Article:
I guess that’s why such a bright sign of beckoning was needed – the bright star that arose at Jesus’ birth. When God’s revelation happens in unexpected places, humans seem to need a good deal of nudging to notice it. 

My friend Ephesus and I were chatting about this the other day. It might surprise you to know that we are rather good friends, though separated by hundreds of miles. Geographic regions are able to communicate without regard for distance; it has to do with deep underground tree roots, and also mycelium (a network of fungal threads). But the details of how this works are pretty inscrutable to your human minds. You’re just going to have to take my word for it.

So one day Ephesus was listening to me gush on and on, as I probably do more than I really need to, about the exhilaration I still felt at being Jesus’ entry point into the world, and how God can be so delightfully unpredictable. 

So then Ephesus says, “You know, not to burst your bubble or anything, but God has been bringing fresh and surprising revelation through all of us in different ways.”

“I mean, of course, yeah, I know, I didn’t mean…” My words came out haltingly. While I guess on some level I knew that if God were to choose to make light shine from an unexpected place in my case, it probably happened for other regions too. But I guess I was just so starry-eyed over my own experience that I didn’t stop to wonder or ask how this was the case for other places. “Okay Ephesus, lay it on me. After all, it’s Epiphany – the day of light and revelation and all that. Enlighten me about how God brought the light in new ways from you.”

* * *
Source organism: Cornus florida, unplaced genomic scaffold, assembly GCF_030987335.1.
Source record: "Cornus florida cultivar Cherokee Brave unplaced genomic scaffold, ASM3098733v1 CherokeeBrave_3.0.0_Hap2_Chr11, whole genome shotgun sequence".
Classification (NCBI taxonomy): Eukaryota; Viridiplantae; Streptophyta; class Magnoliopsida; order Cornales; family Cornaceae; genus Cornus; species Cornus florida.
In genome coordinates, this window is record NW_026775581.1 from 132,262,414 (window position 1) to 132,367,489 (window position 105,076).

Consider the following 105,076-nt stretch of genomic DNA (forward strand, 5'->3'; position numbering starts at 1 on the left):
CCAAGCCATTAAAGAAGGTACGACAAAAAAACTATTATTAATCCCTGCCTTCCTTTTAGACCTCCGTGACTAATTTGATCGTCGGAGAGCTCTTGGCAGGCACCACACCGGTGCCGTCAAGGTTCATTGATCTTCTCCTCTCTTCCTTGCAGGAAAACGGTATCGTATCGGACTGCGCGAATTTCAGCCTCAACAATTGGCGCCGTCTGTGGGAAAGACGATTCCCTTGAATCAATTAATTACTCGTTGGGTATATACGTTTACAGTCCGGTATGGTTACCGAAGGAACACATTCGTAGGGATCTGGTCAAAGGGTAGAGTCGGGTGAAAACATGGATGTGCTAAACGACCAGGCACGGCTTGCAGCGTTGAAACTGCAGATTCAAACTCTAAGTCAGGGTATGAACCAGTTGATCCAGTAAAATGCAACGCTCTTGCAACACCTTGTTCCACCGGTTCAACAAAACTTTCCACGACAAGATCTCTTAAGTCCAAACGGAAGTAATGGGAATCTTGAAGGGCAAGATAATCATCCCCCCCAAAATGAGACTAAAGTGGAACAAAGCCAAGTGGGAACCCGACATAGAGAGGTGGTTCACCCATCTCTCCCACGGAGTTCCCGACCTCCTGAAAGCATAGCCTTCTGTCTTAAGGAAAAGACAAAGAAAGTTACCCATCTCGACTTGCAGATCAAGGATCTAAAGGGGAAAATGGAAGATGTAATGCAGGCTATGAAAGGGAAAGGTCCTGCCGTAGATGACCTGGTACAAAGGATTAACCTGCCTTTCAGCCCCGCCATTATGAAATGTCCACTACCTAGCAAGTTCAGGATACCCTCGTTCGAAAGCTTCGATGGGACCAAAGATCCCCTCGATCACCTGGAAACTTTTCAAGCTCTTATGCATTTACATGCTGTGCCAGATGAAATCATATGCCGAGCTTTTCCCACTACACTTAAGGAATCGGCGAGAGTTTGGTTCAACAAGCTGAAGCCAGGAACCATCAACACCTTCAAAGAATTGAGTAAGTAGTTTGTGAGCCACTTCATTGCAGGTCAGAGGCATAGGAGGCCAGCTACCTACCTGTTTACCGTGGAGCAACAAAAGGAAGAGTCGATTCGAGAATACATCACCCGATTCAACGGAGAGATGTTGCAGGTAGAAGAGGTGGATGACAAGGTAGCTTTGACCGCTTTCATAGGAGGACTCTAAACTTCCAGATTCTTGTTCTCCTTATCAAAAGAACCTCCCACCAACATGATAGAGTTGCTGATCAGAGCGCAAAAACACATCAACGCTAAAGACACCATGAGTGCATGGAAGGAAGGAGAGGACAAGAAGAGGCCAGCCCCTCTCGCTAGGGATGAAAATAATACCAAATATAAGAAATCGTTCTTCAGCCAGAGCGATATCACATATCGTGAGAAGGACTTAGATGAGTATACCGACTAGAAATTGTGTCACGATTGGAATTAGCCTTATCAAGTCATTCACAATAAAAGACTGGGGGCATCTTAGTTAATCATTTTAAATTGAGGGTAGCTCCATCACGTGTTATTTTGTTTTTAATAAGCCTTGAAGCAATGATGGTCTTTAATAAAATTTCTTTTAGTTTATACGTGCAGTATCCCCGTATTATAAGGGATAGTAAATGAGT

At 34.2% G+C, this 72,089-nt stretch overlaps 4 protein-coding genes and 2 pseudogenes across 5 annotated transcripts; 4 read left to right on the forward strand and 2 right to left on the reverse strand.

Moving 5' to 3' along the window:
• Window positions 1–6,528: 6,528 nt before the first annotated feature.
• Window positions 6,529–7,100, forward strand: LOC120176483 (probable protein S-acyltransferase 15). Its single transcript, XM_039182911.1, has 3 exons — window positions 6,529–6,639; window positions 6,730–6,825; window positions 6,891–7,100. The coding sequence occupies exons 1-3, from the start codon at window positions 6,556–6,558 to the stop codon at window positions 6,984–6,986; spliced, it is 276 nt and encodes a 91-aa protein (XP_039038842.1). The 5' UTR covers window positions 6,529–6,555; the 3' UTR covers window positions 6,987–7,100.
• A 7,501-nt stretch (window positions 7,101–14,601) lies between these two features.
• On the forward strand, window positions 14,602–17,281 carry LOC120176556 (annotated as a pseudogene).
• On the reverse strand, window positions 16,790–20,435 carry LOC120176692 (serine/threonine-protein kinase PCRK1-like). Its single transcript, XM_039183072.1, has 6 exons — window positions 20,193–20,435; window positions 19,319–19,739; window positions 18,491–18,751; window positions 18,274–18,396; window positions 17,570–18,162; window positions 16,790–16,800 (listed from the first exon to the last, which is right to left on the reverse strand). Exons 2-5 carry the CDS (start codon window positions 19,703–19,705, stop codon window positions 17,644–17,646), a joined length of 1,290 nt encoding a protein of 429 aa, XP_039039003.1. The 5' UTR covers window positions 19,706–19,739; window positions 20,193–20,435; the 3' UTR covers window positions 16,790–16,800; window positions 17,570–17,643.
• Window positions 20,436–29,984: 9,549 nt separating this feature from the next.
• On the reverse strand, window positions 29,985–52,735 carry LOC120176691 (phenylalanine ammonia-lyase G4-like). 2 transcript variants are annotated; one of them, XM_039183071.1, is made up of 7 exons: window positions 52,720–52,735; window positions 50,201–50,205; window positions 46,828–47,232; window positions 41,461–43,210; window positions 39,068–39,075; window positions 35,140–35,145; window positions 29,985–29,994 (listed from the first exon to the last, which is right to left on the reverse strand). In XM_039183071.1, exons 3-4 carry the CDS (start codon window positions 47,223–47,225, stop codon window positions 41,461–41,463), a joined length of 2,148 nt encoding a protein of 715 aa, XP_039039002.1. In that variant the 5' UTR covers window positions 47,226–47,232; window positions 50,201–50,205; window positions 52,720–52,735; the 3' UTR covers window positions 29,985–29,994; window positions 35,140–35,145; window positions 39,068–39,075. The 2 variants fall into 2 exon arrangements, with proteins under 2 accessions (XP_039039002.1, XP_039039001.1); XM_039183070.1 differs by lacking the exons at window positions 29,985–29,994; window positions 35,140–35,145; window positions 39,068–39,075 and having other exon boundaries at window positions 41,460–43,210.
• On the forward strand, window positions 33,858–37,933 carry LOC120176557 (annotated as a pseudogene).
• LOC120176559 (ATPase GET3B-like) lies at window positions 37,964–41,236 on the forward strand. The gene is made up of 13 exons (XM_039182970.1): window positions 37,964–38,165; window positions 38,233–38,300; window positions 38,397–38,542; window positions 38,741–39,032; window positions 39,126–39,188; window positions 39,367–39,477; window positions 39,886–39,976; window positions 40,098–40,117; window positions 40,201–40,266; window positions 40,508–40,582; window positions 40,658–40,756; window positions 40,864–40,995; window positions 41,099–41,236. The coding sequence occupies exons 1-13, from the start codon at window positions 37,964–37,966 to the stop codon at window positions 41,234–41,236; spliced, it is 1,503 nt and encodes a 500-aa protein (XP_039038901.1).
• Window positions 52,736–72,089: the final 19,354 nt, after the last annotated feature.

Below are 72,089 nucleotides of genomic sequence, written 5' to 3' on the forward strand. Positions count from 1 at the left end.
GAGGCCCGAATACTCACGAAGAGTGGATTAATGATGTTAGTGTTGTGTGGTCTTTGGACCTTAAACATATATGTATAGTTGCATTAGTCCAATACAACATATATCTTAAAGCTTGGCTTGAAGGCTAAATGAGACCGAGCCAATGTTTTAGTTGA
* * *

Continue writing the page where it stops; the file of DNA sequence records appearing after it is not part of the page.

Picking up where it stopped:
“Well, since you asked…okay!” he replied with a gleam in his eyes (or what we as geographical regions think of as eyes; again, it would be almost impossible to explain this in a way humans would be able to grasp). “The thing is, initially the Jesus movement was just among the Jewish people here, since Jesus was a Palestinian Jewish man himself and everything. But eventually it became clear that God, in God’s delightfully unpredictable way, was bringing knowledge of the mystery of Christ to the gentiles as well.”

“Depending on how a household relates to God, I feel a certain vibrational frequency in the earth beneath them. I had gotten used to some of the different frequencies and how the diverse aspects of the earth in the region felt, from the Jewish folks, the Hellenists, other gentiles, and then, the Jesus followers as they came into town. The Jesus followers weren’t going to non-Jewish households initially, but I could feel the vibrations among gentile households were also beginning to match the rhythms of the Jesus way. And get this, it was this unlikely character named Paul, a guy who used to kill followers of Jesus, who ushered in these changes.”